In total, some 44% of Colombians today live in rented housing, compared to 19% in Chile, 18% in Brazil, and 13% in Mexico and Peru, he said. Hence well-designed government programs could help a lot more lower-income Colombians move from renting to owning, he said.

To address this, new Colombian President Ivan Duque’s administration is putting more emphasis on subsidies for upgrading existing substandard housing, including rent-to-buy subsidy options, along with aid to municipalities that must update zoning to encourage investments, he said.

Construction: Huge Economic Engine for Antioquia

Antioquia accounts for 14% of Colombia’s entire gross national product (PIB), while the construction sector here by itself accounts for no-less-than 11.6% of Antioquia’s total GDP,  Saavedra said -- 6% of local PIB via buildings-construction, and 5.6% of local PIB in civil-works construction (roads, bridges, dams, airports), he explained.

While one-third of Antioquia’s population lives in rented housing, another 31% live in irregular housing and 35% are homeowners, he showed. Meanwhile, household formation (new marriages, new children) is running at a faster rate than new-housing construction, he warned. In addition, 80% of the municipalities in Antioquia lack updated zoning, which further complicates new-construction initiatives, he showed.

As for the densely-populated, densely-built land within Medellin, the city has now established plans to “renovate” 41% of its occupied lands with even higher-density housing, he showed.

Governor Perez Hails Tunnel Projects

In a final presentation here, Antioquia Governor Luis Perez cited several highway tunnel projects that will stimulate more residential and non-residential building in growing areas including Medellin's suburban “oriente” region, the “occidente” region (around Santa Fe de Antioquia), the northern suburbs and (eventually) the Uraba region, once the “Mar 2” and “Toyo Tunnel” projects are completed during the next decade.

Some 74% of the total length of all new highway tunnels in Colombia are in Antioquia, Perez boasted. At least in Antioquia, tunnel construction is moving at a much faster pace than the long-delayed, vastly over-budget “Tunel de la Linea” tunnel strategically connecting Bogota to highways heading south-westward toward the Pacific port of Buenaventura, he bragged.

The “doble calzada oriente” project linking the Las Palmas highway east of Medellin to the Rionegro airport highway (see Medellin Herald August 1, 2018) only lacks one more bureaucratic approval before the project can be put-out for bid. Once built, this highway will attract even more construction investment to the “oriente” region east of Medellin, he added.

On another front, a proposed 19.9-kilometers-long highway linking the southern Medellin suburb of Caldas to the “oriente” municipality of El Retiro – including an 8.6-kilometers-long tunnel – is in “pre-feasibility” stage, he said. That new highway potentially could efficiently redirect much southern-Antioquia traffic bound for the “oriente,” which currently is forced to travel through Medellin to get there.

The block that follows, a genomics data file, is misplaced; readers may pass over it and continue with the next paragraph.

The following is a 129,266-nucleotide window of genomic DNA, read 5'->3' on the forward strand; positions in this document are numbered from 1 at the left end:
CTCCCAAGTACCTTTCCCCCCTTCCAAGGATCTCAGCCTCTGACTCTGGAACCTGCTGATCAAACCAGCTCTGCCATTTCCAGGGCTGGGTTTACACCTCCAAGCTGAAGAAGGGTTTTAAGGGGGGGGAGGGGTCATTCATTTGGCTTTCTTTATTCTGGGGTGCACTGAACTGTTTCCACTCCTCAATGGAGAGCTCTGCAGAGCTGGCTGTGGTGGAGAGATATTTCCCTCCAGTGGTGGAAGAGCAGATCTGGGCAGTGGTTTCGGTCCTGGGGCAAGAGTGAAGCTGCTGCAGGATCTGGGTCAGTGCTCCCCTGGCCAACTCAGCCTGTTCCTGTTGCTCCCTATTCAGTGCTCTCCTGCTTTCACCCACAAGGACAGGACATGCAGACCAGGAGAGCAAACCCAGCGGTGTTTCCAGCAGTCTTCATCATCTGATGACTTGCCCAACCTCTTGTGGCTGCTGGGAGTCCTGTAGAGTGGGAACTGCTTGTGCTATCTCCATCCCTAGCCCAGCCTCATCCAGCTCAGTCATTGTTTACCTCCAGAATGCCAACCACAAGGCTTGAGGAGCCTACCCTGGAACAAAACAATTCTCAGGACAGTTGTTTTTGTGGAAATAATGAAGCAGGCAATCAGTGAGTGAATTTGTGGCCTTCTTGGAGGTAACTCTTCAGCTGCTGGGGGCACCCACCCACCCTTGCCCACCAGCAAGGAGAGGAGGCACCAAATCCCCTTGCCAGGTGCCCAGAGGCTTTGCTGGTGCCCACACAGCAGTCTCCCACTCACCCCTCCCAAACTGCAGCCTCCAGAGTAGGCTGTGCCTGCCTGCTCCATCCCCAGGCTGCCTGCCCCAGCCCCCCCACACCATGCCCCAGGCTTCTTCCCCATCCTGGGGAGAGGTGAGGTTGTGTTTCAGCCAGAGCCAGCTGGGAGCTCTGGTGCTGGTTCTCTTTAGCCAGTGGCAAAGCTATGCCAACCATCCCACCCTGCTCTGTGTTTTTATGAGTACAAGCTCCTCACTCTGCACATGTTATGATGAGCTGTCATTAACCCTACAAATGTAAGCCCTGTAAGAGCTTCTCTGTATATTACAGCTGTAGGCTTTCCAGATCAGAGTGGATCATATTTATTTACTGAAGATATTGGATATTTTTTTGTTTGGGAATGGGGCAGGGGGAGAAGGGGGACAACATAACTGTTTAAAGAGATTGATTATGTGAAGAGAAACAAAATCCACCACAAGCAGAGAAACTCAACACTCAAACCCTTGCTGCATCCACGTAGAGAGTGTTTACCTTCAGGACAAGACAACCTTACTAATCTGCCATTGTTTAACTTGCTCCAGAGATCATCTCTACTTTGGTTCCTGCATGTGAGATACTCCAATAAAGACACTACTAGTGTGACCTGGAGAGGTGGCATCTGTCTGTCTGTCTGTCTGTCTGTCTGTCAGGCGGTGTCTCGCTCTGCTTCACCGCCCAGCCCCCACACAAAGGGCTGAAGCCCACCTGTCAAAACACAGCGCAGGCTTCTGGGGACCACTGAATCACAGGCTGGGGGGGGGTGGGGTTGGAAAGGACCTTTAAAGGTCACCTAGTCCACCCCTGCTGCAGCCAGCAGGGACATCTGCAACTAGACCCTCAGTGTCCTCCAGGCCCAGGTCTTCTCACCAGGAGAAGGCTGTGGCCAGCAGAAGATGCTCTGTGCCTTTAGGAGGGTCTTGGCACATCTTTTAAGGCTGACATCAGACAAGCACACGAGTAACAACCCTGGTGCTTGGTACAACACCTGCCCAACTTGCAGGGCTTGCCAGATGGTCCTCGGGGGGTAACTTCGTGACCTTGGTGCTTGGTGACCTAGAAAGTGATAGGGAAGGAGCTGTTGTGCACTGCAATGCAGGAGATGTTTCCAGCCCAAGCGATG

‘Colombian Property’ Sees Huge Growth Coming in Oriente

On a related front, El Retiro-based, bilingual real-estate agency specialist Colombian Property (www.colombianproperty.com) told Medellin Herald in a separate interview that “huge” housing growth is coming to the “oriente” region over the next five to 10 years -- on top of tremendous growth over the past 10 years.

Colombian Property president Miguel Homsey – Colombian-born but New York-raised – pointed to the impact of new highways including the Tunel de Oriente linking Medellin to the international airport at Rionegro; the “doble calzada oriente” highway project between Sancho Paisa and the airport; the explosive growth of “parcelacion” gated community projects around El Retiro, Llanogrande, Rionegro and La Ceja; a newly proposed, upscale “wellness” retirement community project near La Ceja; a new highway that will link this area to Llanogrande and onward to Medellin; and future development of a second runway at the Rionegro international airport, triggering many more international flight connections.

“Foreigners are piling-in” to the oriente region thanks to its favorable climate, abundant “green” space, better air quality, relatively upscale neighborhoods and amenities, and a favorable dollar-to-peso exchange rate, he told us.

“El Retiro is going to change in a big way, with four to five thousand new luxury homes and apartments coming soon, and more properties coming later. There are 9,000 people living in El Retiro now but it’s going to double in population in the next few years.

“But people here don’t want to repeat the Sabaneta experience, where construction outran road and water infrastructure,” he said.

Asked about Colombian Property’s market focus, “we try to focus on certain mid-to-high-range properties in certain locations. We have a bilingual lawyer available to help the process, and an accountant that helps with certain documents, advice on doing foreign money transfers here, and the Colombian investor-residency process,” Homsey added.